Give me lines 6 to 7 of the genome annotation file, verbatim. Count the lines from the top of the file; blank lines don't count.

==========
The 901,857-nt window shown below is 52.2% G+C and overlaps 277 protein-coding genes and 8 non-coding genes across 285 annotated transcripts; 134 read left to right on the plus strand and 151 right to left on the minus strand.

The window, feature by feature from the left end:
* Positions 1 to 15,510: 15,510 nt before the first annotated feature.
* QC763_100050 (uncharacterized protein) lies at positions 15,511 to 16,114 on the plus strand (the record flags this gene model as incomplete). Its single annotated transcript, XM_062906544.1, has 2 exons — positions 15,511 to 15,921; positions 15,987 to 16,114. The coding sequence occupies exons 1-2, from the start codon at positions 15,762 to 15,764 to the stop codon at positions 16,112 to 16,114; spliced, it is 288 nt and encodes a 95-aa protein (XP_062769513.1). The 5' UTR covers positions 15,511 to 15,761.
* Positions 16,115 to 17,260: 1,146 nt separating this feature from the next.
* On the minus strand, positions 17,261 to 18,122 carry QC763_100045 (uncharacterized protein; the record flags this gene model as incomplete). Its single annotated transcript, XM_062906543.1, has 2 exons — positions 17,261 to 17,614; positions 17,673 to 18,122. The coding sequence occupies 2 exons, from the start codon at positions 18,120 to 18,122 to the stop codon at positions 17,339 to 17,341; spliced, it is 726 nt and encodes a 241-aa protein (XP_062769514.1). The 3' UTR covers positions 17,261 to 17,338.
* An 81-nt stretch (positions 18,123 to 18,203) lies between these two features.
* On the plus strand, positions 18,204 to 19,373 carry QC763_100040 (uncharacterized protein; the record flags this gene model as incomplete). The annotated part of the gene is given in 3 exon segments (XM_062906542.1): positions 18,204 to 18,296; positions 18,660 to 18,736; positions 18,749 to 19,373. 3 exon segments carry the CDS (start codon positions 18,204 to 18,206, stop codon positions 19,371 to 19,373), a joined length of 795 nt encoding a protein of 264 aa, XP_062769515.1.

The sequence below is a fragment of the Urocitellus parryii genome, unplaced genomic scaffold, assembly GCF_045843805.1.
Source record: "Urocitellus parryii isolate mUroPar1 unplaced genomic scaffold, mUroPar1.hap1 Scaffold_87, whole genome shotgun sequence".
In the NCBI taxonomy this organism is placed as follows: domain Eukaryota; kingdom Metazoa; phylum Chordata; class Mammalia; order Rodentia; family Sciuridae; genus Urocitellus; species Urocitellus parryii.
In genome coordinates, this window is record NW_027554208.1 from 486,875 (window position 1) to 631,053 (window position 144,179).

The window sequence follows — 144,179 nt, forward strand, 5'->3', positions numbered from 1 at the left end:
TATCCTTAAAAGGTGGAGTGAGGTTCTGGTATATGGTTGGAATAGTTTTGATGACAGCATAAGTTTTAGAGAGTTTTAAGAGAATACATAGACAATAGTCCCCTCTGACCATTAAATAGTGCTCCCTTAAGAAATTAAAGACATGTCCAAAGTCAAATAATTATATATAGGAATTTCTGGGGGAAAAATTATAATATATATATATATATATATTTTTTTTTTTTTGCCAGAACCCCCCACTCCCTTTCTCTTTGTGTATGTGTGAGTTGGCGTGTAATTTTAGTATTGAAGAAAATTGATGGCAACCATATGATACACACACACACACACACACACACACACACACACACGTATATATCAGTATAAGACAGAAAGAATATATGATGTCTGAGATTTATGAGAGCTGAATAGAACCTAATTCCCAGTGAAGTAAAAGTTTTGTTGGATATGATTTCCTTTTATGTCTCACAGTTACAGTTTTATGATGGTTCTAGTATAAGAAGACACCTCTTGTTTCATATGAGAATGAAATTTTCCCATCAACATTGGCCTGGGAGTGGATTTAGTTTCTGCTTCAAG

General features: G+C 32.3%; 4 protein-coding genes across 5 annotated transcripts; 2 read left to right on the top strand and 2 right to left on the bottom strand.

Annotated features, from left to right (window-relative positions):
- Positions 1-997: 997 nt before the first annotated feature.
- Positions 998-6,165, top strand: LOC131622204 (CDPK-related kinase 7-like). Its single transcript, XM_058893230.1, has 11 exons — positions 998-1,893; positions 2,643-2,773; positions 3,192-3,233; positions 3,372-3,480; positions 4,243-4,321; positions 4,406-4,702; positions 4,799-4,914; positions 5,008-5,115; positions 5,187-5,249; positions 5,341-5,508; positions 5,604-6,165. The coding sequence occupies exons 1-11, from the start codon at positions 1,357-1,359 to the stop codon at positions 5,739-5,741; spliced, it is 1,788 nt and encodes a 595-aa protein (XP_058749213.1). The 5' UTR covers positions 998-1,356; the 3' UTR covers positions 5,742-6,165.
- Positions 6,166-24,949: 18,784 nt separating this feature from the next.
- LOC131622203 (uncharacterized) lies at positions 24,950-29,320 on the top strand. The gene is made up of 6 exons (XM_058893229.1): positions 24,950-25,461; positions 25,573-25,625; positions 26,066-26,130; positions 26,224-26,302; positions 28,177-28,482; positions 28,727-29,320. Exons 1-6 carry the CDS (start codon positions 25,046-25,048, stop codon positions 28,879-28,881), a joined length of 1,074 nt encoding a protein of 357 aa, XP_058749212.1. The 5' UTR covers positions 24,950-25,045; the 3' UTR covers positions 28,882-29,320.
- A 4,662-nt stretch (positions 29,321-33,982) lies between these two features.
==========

* On the minus strand, positions 17,261 to 18,122 carry QC763_100045 (uncharacterized protein; the record flags this gene model as incomplete). Its single annotated transcript, XM_062906543.1, has 2 exons — positions 17,261 to 17,614; positions 17,673 to 18,122. The coding sequence occupies 2 exons, from the start codon at positions 18,120 to 18,122 to the stop codon at positions 17,339 to 17,341; spliced, it is 726 nt and encodes a 241-aa protein (XP_062769514.1). The 3' UTR covers positions 17,261 to 17,338.
* An 81-nt stretch (positions 18,123 to 18,203) lies between these two features.